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'My God, I Lost Half of Me!' - Give Your Hydrangeas Motivation to Grow

A beautiful oakleaf hydrangea in Rhode Island.
MIDDLEFIELD, Conn. - Is it time to prune your hydrangeas?

That depends on which of the five varieties of hydrangeas you grow.

Chris Valley, a wholesale plant representative from Prides Corner Farms, Inc., recently visited Country Flower Farms to demonstrate how to successfully prune hydrangeas. (Hydrangea macrophylla - the most popular category - is covered in a separate post found here.)

Hydrangea Quercifolia
Valley's favorite hydrangea is the oakleaf hydrangea, which is a "pretty easy plant to grow." It is hardy to USDA Zone 5 in well-drained soil. It has exfoliating bark which also adds to its design appeal.

"If we didn't cut it, the plant would have no reason to push out new growth," Valley said. "After you cut it off, the plant says, 'My God, I lost half of me!' and will start to grow again."

Hydrangea paniculata blooming
in late August.
This variety of hydrangea does best in part shade and blooms from June to early July. The flowers open white and fade to pink as they age. The leaves will turn a burgundy color in the fall and the flowers (now brown) will stay on the plant all winter long, which can provide winter interest for the garden.

This variety of hydrangea is lightly pruned every year. Reference books agree that this plant blooms on old wood (which typically means pruning now in late summer), but Valley has had success pruning them in the spring by a third.

"Every five years, prune out the old wood to spur new growth inside," he said. "Once it fills back in it will look much better."

Hydrangea Paniculata
Hydrangea paniculata
"Paniculata hydrangeas are tough plants," Valley said. "You have all winter and early spring to prune it back. If you prune in early spring, you end up with larger flowers. If you prune in fall, you get much sturdier stems but smaller flowers."

This variety of hydrangea blooms on new wood, has the ability to reach 6 to 8 feet tall and wide, and will grow in full sun to part shade. A few examples of paniculata hydrangeas are Limelight and Pinky Winky.

Pruning paniculata hydrangeas is a good garden chore for the first warm day of spring when gardeners need an excuse to be outside. "You take about a third of the plant off to increase branches in the growing season," Valley said. When pruning, make sure the cuts are uniform so the entire plant grows at the same rate. "After five years, take out the main branches to reinvigorate the plant and spur new growth."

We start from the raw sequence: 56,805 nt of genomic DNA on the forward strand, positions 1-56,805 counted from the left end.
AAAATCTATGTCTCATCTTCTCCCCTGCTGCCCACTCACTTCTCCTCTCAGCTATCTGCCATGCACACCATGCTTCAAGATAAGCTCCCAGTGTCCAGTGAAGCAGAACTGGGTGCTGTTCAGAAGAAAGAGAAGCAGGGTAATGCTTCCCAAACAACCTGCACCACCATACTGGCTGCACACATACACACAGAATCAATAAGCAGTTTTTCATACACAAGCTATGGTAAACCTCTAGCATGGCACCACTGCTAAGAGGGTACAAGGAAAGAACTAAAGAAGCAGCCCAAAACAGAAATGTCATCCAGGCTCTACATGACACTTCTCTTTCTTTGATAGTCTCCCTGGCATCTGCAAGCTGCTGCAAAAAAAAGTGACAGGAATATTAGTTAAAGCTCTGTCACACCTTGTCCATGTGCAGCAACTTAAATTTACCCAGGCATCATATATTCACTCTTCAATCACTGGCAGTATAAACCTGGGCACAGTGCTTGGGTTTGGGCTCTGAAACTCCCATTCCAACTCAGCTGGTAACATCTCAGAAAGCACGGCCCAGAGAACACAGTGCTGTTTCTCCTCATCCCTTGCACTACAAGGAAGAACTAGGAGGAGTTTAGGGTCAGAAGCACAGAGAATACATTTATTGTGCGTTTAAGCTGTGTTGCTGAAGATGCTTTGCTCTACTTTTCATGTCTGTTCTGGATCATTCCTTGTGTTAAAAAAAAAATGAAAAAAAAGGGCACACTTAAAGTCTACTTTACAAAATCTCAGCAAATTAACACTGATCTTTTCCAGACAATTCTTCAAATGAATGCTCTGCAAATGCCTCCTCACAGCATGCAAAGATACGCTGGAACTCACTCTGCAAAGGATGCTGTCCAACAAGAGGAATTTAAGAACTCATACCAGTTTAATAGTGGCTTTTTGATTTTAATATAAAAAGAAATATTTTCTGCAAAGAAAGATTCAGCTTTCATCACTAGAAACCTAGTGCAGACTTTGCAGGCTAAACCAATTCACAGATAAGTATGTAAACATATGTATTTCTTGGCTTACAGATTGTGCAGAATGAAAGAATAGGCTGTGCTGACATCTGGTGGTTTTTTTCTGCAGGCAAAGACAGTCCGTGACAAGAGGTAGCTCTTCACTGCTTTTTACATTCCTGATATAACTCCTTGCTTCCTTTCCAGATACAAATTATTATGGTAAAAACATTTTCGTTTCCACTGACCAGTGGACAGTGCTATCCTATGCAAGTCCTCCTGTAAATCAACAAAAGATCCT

Hydrangea paniculata
"If you never prune them, the rain will make [the flowers] flop down, and it's hard to get them back up," he said. "An unpruned one will look more wild. A pruned one will be a nice bush," he said.

For the paniculatas offered in tree form, Valley recommended pruning them "hard" for the first couple of years while the branches are still in reach. When it gets to be a tree it will already have its shape. It is hardy to USDA Zone 4.

Hydrangea Arborescens
The most popular varieties in this category are Incrediball, Annabelle and Invincibelle Spirit for either their pink or white flowers.

It is hardy to USDA Zone 4 and will grow in full sun to part shade, roughly 4 to 6 feet tall and 3 to 4 feet wide.

"This is essential to prune in late fall or early spring, said Valley. The flower buds are formed in late spring and early summer. According to Valley's handout, this plant responds well to being cut back to about 10 inches above the ground to encourage stronger stems and larger flowers. He demonstrates how to prune this variety in the video below:

Hydrangea Anomala 'Petiolaris'
Climbing hydrangea grows
along a brick lamppost.
The climbing hydrangea is the easiest of hydrangeas to grow in that it usually does not require pruning. It can be trained to grow on a wall or trellis, or even a brick or concrete wall. "On places you can't get a clematis or wisteria to vine on - this will work," he said. It climbs by aerial rootlets and does well in full sun to part shade.

Firefly is one of the more popular varieties due to its variegated leaves. The slightly fragrant flowers are 6 to 10 inches across, and it blooms in June for two to three weeks. If pruning is necessary, the best time to do so is right after flowering. The main stems of the plant resemble a tree. "If you saw one of [the stems] off, it will spur new growth," Valley said, which can help fill in barren areas.

It is an adaptable hydrangea, but does very well in rich, well-drained moist soil. It is hardy to USDA Zone 4.

Hydrangea paniculata

A tree form of Hydrangea paniculata.


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